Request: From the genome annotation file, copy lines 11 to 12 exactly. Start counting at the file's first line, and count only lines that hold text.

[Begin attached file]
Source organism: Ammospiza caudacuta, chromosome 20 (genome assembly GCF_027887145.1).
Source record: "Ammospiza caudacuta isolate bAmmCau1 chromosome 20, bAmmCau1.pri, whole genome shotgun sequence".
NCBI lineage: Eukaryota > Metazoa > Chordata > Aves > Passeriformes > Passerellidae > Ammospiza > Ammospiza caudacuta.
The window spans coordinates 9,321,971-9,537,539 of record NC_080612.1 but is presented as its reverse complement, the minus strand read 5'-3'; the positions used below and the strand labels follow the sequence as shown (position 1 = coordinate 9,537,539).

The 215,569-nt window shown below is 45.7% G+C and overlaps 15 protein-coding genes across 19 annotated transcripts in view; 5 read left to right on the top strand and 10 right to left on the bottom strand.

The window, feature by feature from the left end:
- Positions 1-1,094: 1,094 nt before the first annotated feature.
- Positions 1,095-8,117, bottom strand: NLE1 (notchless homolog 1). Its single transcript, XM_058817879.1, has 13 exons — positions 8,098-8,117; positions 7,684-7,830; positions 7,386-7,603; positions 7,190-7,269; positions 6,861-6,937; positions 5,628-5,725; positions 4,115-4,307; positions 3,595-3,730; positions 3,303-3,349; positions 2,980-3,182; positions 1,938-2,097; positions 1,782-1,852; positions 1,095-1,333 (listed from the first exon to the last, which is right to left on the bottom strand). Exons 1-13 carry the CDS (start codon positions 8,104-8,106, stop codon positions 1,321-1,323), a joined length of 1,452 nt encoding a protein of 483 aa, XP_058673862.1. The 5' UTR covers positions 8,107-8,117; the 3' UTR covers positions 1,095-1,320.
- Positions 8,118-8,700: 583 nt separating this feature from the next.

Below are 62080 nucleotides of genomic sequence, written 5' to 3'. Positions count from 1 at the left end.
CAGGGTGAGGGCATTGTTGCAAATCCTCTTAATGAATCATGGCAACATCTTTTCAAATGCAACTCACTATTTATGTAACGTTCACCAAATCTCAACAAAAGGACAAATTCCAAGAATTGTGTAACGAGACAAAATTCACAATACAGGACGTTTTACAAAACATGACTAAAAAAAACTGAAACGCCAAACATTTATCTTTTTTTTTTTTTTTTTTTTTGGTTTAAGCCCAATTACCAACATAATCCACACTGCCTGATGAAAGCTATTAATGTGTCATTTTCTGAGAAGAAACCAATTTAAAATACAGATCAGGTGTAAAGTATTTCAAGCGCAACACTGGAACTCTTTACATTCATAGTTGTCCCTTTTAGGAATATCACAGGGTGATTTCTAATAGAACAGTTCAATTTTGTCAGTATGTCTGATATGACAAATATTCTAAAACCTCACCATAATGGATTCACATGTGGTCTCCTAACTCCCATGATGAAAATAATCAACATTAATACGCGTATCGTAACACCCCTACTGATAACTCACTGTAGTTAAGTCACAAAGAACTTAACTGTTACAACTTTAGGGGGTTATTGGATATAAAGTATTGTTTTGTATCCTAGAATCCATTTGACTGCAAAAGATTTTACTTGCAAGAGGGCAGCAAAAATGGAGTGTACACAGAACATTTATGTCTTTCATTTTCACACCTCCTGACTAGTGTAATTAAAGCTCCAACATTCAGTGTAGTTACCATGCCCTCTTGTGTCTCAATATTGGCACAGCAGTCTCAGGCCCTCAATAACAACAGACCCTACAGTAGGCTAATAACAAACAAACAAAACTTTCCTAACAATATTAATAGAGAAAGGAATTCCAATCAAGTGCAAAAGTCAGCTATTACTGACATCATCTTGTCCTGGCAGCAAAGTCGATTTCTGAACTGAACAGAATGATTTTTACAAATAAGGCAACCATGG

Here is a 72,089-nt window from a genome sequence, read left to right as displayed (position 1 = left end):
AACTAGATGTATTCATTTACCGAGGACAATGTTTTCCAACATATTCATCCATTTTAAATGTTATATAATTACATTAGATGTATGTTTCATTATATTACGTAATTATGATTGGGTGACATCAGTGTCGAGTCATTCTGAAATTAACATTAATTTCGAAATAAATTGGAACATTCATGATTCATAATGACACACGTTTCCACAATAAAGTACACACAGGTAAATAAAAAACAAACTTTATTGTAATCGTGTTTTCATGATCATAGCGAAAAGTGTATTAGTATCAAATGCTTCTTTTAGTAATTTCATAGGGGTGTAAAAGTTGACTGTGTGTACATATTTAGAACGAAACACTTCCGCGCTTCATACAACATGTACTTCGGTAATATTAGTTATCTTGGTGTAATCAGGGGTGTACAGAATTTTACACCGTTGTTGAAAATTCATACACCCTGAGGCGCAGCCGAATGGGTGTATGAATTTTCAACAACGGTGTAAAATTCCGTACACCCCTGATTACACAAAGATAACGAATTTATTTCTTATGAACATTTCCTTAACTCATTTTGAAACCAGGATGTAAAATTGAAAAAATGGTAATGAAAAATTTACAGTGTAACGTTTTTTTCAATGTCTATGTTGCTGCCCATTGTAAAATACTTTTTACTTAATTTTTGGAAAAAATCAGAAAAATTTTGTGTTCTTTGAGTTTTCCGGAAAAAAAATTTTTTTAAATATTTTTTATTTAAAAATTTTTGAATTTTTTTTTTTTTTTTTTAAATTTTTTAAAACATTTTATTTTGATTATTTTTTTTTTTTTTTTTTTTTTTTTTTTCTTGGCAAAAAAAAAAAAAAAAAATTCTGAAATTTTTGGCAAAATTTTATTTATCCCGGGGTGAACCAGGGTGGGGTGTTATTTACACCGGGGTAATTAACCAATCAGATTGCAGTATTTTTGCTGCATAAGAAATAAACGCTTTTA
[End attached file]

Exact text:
CAGGGTGAGGGCATTGTTGCAAATCCTCTTAATGAATCATGGCAACATCTTTTCAAATGCAACTCACTATTTATGTAACGTTCACCAAATCTCAACAAAAGGACAAATTCCAAGAATTGTGTAACGAGACAAAATTCACAATACAGGACGTTTTACAAAACATGACTAAAAAAAACTGAAACGCCAAACATTTATCTTTTTTTTTTTTTTTTTTTTTGGTTTAAGCCCAATTACCAACATAATCCACACTGCCTGATGAAAGCTATTAATGTGTCATTTTCTGAGAAGAAACCAATTTAAAATACAGATCAGGTGTAAAGTATTTCAAGCGCAACACTGGAACTCTTTACATTCATAGTTGTCCCTTTTAGGAATATCACAGGGTGATTTCTAATAGAACAGTTCAATTTTGTCAGTATGTCTGATATGACAAATATTCTAAAACCTCACCATAATGGATTCACATGTGGTCTCCTAACTCCCATGATGAAAATAATCAACATTAATACGCGTATCGTAACACCCCTACTGATAACTCACTGTAGTTAAGTCACAAAGAACTTAACTGTTACAACTTTAGGGGGTTATTGGATATAAAGTATTGTTTTGTATCCTAGAATCCATTTGACTGCAAAAGATTTTACTTGCAAGAGGGCAGCAAAAATGGAGTGTACACAGAACATTTATGTCTTTCATTTTCACACCTCCTGACTAGTGTAATTAAAGCTCCAACATTCAGTGTAGTTACCATGCCCTCTTGTGTCTCAATATTGGCACAGCAGTCTCAGGCCCTCAATAACAACAGACCCTACAGTAGGCTAATAACAAACAAACAAAACTTTCCTAACAATATTAATAGAGAAAGGAATTCCAATCAAGTGCAAAAGTCAGCTATTACTGACATCATCTTGTCCTGGCAGCAAAGTCGATTTCTGAACTGAACAGAATGATTTTTACAAATAAGGCAACCATGG

Here is a 72,089-nt window from a genome sequence, read left to right as displayed (position 1 = left end):